New York will be the first state to establish an independent commission to investigate claims of misconduct by county-level prosecutors. Or rather, it will, unless the prosecutors use the courts to stop the law from taking effect.
On Monday, Democratic Gov. Andrew Cuomo signed a bill that would create a commission to investigate claims of misconduct by prosecutors within the state. The panel is based on a similar panel in the state used to evaluate judges. It would have the authority to investigate claims of improper behavior by the state's 62 district attorneys (and their subordinates) and can censure them or even go so far as to recommend to the governor that the prosecutor be removed.
The timing of this bill connects well to the most recent report of exonerations in the United States. Last year, dozens of people were release from prison after misconduct by various government officials was uncovered. All but two out of 13 exonerations of prisoners in New York last year involved official misconduct in some capacity (this could include police and judges, not just prosecutors).
Prosecutors are rarely ever punished for misconduct when it's caught. Matt Ferner at The Huffington Post tags a report from 2013 showing that less than two percent of prosecutors found to have engaged in misconduct have been sanctioned in any way for misbehavior between the years of 1963 to 2013. In New York, only three prosecutors have been punished in 151 cases of misconduct from 2004 to 2008.
District attorneys are nevertheless resistant and are planning to file suit. The District Attorneys Association of the State of New York is trying to stop it, saying the measure is unnecessary and unconstitutional and is telling prosecutors to resist appointment to the commission to try to keep it from actually operating (prosecutors will be assigned to four of the 11 seats). The association complains that only the governor can remove prosecutors. Cuomo's signature on the bill comes with a condition that it be amended to fix any constitutional concerns before the commission actually gets to work.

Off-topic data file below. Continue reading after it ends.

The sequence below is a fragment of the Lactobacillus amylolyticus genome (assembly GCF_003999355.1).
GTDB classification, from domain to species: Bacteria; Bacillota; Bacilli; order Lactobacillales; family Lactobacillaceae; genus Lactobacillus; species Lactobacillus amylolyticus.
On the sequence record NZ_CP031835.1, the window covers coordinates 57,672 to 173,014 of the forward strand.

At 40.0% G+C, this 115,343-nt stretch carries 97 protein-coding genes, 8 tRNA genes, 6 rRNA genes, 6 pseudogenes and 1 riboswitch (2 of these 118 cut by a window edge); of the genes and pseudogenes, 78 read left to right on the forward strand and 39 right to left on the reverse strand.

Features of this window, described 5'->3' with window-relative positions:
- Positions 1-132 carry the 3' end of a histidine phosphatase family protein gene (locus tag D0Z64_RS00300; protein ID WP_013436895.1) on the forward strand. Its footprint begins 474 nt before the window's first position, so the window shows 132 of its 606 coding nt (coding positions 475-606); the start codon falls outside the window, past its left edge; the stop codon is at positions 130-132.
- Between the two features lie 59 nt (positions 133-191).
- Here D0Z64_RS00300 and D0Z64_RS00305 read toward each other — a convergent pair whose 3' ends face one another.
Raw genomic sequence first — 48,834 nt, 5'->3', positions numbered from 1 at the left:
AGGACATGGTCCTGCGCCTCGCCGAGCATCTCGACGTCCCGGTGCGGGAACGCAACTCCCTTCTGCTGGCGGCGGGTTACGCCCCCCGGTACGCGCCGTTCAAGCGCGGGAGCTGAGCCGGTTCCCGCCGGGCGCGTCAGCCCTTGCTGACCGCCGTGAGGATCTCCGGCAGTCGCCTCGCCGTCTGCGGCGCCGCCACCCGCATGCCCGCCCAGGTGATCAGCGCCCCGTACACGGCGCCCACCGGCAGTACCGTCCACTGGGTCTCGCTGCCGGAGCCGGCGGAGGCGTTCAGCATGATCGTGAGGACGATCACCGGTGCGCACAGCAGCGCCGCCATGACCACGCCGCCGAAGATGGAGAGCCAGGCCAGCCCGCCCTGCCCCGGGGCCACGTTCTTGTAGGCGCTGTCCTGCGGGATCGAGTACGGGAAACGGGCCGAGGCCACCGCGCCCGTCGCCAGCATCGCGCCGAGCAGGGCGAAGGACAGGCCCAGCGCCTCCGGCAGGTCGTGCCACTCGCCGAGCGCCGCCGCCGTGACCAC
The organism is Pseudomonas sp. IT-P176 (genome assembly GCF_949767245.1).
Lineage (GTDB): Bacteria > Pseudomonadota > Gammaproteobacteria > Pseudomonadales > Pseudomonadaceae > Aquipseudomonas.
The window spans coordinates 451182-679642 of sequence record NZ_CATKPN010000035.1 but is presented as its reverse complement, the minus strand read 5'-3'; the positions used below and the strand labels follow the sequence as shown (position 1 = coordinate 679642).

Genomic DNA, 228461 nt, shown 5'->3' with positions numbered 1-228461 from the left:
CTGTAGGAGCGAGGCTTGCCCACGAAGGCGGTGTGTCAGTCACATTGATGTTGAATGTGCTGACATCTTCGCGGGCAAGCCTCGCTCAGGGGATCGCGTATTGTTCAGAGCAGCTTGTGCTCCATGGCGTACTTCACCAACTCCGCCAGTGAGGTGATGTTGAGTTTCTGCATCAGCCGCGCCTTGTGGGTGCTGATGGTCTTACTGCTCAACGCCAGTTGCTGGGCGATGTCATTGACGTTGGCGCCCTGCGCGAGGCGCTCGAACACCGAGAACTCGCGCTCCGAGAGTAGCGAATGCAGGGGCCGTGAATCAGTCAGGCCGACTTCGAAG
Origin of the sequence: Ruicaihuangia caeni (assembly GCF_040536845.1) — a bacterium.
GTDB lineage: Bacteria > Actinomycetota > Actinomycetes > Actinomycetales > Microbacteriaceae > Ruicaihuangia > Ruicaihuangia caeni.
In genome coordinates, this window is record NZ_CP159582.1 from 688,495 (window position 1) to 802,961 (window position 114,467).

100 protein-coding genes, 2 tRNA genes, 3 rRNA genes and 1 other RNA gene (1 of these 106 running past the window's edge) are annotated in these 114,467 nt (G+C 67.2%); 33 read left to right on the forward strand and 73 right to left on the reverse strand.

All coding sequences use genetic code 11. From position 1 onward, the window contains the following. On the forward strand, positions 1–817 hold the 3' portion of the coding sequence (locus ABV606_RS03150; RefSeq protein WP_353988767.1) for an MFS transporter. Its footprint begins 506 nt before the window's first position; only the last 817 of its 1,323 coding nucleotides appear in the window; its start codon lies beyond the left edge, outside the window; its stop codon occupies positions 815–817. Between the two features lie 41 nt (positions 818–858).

The district attorneys also point to existing grievance committees in each appellate division to handle complaints. One such committee disbarred a former district attorney over the summer for misconduct. But opponents point to those stats Ferner mentioned. Prosecutors are rarely ever punished for misbehavior, even when it results in innocent people being imprisoned for years.
The Innocence Project praised Cuomo for signing the legislation. As Policy Director Rebecca Brown notes in a statement, "while most prosecutors respect their ethical obligations, far too many innocent people have been wrongly convicted as a result of prosecutorial misconduct, and until today there was no effective means for holding those who commit bad acts accountable. We hope other states will follow New York's lead and address this serious problem plaguing the criminal justice system."
Read the bill here.